This photo is by Joel-Peter Witkin

On the other hand you will find artists like Maeve Berry and Lyn Hagan. Berry is an Irish photographer who is well known for a series called Incandescence. Incandescence is a filled with photos taken at a crematory that show burning ember of bodies. Hagan's work is a bit different. She has several pieces that are hand embroidered portraits of children in Paul Freckers collection. She also does a lot of work with bones of animals and thread. 

One of the pieces in Maeve Berry's series: Incandescence

While the news and art do not depict death in the same way post-mortem photography originally did, is it safe to call this type of work post-mortem photography after all? If you break down what post-mortem photography is you may come up with the simplest definition: a photo of a deceased person. However, the meaning and symbolism behind the photo has drastically changed. I read somewhere that these images, "reflect a fascination in how people react to impermanence and how such photos were 'a means of capturing the image of the person in one last futile gesture that denies their loss whilst at the same time admitting it totally". I am unsure of who said this, but that's Wikipedia for you. 

Honestly, when I started this post I thought I was going to give a matter-of-fact history lesson that would hopefully teach someone a thing or two about photography and past traditions when it came to death. However, what I ended up finding upon my own research was I had way more questions that I would like to leave open for people to comment on and give their own opinions. 

Here are my final thoughts as I end this post: Is history really that morbid? Were our ancestors such ignorant neanderthals that they couldn't see how disgusting what they were doing really was? Or is it us-society today that is ignorant? So often we are quick to judge and dismiss something because we don't understand it or are afraid. Death is what it is. It makes people uncomfortable and even makes them question their own values and beliefs. People get upset at just the thought of dying, let alone talking about what is waiting in the afterlife. 

I don't question that this is a tradition that will never be as popular or as sentimental as it was in the past, but I also don't question the love, memories, and sorrow each photo must have held for the loved ones of the deceased. Everyone mourns in their own way and if it isn't hurting anyone, why should we care?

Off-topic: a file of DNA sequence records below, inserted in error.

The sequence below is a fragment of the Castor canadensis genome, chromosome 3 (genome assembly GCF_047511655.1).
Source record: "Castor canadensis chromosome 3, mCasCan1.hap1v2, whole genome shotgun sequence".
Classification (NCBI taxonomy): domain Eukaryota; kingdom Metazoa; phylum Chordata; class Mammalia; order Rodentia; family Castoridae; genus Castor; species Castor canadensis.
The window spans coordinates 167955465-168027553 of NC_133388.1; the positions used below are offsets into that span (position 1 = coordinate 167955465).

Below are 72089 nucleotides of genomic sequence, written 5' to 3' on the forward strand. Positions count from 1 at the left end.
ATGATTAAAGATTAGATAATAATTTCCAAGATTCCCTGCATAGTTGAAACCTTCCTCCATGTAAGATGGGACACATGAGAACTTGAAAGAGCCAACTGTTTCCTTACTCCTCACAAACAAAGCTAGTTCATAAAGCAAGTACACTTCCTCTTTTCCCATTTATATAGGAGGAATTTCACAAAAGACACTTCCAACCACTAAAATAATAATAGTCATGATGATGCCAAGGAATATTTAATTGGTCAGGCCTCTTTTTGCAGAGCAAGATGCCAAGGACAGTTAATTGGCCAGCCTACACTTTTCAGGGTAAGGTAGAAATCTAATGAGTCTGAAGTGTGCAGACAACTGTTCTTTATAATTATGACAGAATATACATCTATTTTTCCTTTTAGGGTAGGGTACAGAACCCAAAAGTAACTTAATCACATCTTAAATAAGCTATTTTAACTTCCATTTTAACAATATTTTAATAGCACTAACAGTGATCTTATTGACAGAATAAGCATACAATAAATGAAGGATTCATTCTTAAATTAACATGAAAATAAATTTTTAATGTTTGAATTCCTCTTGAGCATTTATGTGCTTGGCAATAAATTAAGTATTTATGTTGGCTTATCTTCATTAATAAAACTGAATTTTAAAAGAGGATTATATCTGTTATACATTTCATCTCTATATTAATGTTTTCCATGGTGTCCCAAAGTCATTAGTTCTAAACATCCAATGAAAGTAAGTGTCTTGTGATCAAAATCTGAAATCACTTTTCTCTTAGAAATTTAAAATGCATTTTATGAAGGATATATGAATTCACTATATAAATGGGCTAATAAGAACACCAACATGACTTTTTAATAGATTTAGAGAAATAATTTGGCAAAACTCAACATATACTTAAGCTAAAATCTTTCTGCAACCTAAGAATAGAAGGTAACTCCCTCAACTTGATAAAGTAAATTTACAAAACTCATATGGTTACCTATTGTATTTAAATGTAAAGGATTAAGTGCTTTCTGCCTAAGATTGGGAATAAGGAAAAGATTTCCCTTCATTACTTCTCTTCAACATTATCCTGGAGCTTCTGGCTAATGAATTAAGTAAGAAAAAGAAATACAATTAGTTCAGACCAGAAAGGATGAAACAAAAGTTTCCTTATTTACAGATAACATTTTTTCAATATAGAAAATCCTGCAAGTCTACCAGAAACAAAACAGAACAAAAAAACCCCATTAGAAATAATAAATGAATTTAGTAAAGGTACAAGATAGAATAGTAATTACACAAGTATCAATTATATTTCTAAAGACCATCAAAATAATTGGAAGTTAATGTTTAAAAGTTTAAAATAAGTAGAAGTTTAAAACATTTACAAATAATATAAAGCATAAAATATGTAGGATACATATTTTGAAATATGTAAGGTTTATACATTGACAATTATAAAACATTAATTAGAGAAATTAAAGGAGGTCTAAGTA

We live in an age of technology that is rapidly growing and consuming our time, cell phones in particular. Yes, they do have great uses, I will admit that. We use our smart phones to keep in touch with family, call for help when our car breaks down, check the weather, keep up on current events, and find a better route in heavy traffic. On the flip side, we don't always use this technology constructively. We use this same device to stalk our exes, start feuds with loved ones, cheat on our lovers, and take a million self portraits in contribution of our own vanity. This being said, in a world where people document their every thought and even share pictures of "what's for dinner", would post-mortem photography ever have the same value and sentimentality that it did in it's early days? I think not. Even weddings don't stand a chance in these days of Facebook and Instagram. I can't tell you how many times I have heard about a newlywed couple upset because their friends or family tagged them in pictures in their own wedding on Facebook before the couple could even change their relationship status to married. I guess even social media has it's own etiquette and guidelines these days. Not that I think someone is going to Instagram or tweet a picture of Aunt Sally dead in her own house while they wait for the ambulance to arrive, but stranger things have happened. 

In the end, I think post-mortem photography holds so much mystery, beauty, love, and sweet sorrow. I don't think there will ever be a way to give it the justice and acknowledge it for the real reasons it was started in the first place.

I hope everyone enjoyed this post. Please share your thoughts and own questions in a comment below.